As grey afternoon graded into grey evening, we sat around the Silver Lake campsite comparing notes on our post-lunch walks. Libby hadn’t found the reputed Shangri-la campsite near Lake Ah Chees. But she, Tim D and Merran had nonetheless enjoyed their peregrinations. Afterwards they too had gone on to Lakes Sonja and Solveig, but had crossed the Pine River well before we had. This alone, we retirees argued, explained why they’d almost caught us by the end of the day.
One thing we did agree on was how grateful we were that the forecast rain dump had held off for our first two days. The more usual Roaring Forties winds had been supplanted by a deep low pressure system east of Bass Strait. That had been flooding southern Victoria, and threatened to do the same to northern Tasmania. Looking in that direction now we could see dark clouds lowering over the peaks of the Walls.
[Threatening clouds above the campsite]
Above us large cumulus clouds began piling up. Would tonight bring the end of our weather luck? It might, but dinner and a round of Yaniv (cards) were more of a certainty. So we relaxed and enjoyed this special time in a special place. And in the end, for all that the clouds blustered and shook their fists at us, they delivered nothing overnight.
[Tim D (centre) explains Yaniv to Libby and TimO]
After another peaceful sleep, we were up early. Our plans for the day were vague, but we wanted to walk back uphill before the day grew too warm. I wasn’t at all keen to face the scrubby ascent from Lake Antimony. It had felt hard enough descending through it on the first day. But as sometimes happens, the difficulties were as much imagined as real. With fresh legs and a lighter pack, we were soon through the worst of the scrub.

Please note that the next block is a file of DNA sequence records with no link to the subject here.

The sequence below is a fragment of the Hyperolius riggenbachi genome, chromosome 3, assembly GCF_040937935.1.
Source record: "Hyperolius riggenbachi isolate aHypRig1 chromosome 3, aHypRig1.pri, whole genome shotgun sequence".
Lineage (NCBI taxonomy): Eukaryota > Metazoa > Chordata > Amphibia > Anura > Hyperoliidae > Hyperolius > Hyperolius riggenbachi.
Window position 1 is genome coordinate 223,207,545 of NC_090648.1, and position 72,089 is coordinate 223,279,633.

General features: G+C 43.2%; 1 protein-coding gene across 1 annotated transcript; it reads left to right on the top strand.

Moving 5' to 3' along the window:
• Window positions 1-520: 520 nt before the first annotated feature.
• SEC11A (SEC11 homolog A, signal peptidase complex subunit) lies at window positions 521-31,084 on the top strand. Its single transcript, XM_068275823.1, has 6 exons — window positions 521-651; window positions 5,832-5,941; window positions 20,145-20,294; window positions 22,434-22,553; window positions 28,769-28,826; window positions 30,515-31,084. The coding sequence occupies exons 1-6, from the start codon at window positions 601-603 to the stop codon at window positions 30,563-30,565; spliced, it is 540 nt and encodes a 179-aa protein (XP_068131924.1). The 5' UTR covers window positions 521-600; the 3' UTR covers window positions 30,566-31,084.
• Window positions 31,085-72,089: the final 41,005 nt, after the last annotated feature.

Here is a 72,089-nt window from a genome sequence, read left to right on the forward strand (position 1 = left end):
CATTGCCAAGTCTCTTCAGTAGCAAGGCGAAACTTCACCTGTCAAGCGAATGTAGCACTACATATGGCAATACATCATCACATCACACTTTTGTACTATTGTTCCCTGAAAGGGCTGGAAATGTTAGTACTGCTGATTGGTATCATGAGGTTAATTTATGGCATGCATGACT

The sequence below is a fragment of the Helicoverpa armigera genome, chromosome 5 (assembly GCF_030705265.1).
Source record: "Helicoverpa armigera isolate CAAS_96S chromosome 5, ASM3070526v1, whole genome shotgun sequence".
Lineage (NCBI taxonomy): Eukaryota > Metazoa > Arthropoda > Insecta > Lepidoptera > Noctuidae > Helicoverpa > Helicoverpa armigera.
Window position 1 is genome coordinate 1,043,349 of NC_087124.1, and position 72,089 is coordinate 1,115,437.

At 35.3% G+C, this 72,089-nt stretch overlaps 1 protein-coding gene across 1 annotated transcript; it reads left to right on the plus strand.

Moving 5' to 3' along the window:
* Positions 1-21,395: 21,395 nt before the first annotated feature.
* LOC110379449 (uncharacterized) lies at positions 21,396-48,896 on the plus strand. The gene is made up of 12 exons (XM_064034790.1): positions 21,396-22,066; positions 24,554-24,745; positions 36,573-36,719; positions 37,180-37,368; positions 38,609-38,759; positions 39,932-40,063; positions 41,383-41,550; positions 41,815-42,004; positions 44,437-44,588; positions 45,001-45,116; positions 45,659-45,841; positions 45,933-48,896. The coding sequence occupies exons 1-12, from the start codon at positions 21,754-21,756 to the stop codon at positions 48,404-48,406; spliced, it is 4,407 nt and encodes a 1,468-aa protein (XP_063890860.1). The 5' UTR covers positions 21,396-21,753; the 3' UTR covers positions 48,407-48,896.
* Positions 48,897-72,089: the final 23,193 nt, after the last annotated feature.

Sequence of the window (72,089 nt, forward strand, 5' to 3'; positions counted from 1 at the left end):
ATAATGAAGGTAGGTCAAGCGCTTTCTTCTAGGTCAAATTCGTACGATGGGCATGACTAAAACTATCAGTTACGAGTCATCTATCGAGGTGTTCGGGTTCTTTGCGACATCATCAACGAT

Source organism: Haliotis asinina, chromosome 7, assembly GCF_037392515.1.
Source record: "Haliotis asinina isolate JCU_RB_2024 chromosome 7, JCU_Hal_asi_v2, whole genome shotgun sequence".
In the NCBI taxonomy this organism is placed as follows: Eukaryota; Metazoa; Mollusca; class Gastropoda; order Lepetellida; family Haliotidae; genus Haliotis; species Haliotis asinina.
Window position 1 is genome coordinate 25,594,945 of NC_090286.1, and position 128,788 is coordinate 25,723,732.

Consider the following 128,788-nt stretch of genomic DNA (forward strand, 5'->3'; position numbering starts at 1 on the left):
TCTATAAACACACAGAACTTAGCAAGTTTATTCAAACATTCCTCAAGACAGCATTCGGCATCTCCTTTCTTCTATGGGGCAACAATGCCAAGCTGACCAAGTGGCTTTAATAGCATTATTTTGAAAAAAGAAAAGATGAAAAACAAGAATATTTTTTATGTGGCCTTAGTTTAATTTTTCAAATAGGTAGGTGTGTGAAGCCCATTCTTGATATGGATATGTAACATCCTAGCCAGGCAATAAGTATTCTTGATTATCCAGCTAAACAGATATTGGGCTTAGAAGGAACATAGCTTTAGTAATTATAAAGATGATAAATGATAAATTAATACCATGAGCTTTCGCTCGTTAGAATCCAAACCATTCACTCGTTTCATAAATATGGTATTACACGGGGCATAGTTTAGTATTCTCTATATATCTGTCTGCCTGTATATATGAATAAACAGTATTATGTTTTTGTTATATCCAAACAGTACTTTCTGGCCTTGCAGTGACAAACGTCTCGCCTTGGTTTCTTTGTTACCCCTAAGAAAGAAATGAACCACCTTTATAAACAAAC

Partway up the hill we took a good break at Theresa Lagoon, and TimO and I wandered around the shore for a while. Pencil Pines were part of the lure. I always enjoy their company, but we also wanted to see whether this large lake might be a future camping destination. After we’d sussed out a couple of good looking sites, we rejoined the group and quickly fuelled up on nuts and water.
[TimO checks out Theresa Lagoon]
Once we were back at the more defined Lake Fanny Track, we had decisions to make. The wind had freshened from the north, and was now quite cool. Some of us had grand plans of more lake discovery in the afternoon. But the first order of business was to find a campsite sheltered from this wind. After that we’d set up tents and have lunch. Then we could better consider the afternoon’s options.
From the track junction we looked out to a chain of lakes only a kilometre or so to our north-west. The three Talleh Lagoons run almost north-south, and looked as though they’d have some sheltered sites. We pushed downhill, through bush that thickened as we neared the lakes. We looked first at the middle lagoon, but the only flattish bit of shoreline was wide open to the wind. So we moved on to the southern-most lagoon, where we found a shelf some distance above the lake that looked quite sheltered. Some looked happy to stop there, but I was in fussy mode. Why camp quite near a lake when you can camp right on the lake shore?